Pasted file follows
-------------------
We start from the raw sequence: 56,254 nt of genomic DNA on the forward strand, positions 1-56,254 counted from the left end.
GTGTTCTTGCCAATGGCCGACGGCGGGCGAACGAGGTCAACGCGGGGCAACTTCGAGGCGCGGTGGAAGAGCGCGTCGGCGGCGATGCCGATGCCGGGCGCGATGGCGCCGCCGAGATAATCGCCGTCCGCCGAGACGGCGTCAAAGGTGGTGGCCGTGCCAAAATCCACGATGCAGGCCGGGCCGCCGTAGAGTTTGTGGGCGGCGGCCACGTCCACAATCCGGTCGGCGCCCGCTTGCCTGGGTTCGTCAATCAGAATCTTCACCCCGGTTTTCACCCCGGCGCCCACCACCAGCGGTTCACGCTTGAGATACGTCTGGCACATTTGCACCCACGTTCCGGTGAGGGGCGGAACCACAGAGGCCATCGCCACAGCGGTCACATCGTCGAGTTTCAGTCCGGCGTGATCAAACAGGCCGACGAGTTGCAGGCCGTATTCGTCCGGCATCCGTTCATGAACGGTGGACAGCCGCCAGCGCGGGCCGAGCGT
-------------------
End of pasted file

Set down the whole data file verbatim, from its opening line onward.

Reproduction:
We start from the raw sequence: 56,254 nt of genomic DNA on the forward strand, positions 1-56,254 counted from the left end.
GTGTTCTTGCCAATGGCCGACGGCGGGCGAACGAGGTCAACGCGGGGCAACTTCGAGGCGCGGTGGAAGAGCGCGTCGGCGGCGATGCCGATGCCGGGCGCGATGGCGCCGCCGAGATAATCGCCGTCCGCCGAGACGGCGTCAAAGGTGGTGGCCGTGCCAAAATCCACGATGCAGGCCGGGCCGCCGTAGAGTTTGTGGGCGGCGGCCACGTCCACAATCCGGTCGGCGCCCGCTTGCCTGGGTTCGTCAATCAGAATCTTCACCCCGGTTTTCACCCCGGCGCCCACCACCAGCGGTTCACGCTTGAGATACGTCTGGCACATTTGCACCCACGTTCCGGTGAGGGGCGGAACCACAGAGGCCATCGCCACAGCGGTCACATCGTCGAGTTTCAGTCCGGCGTGATCAAACAGGCCGACGAGTTGCAGGCCGTATTCGTCCGGCATCCGTTCATGAACGGTGGACAGCCGCCAGCGCGGGCCGAGCGT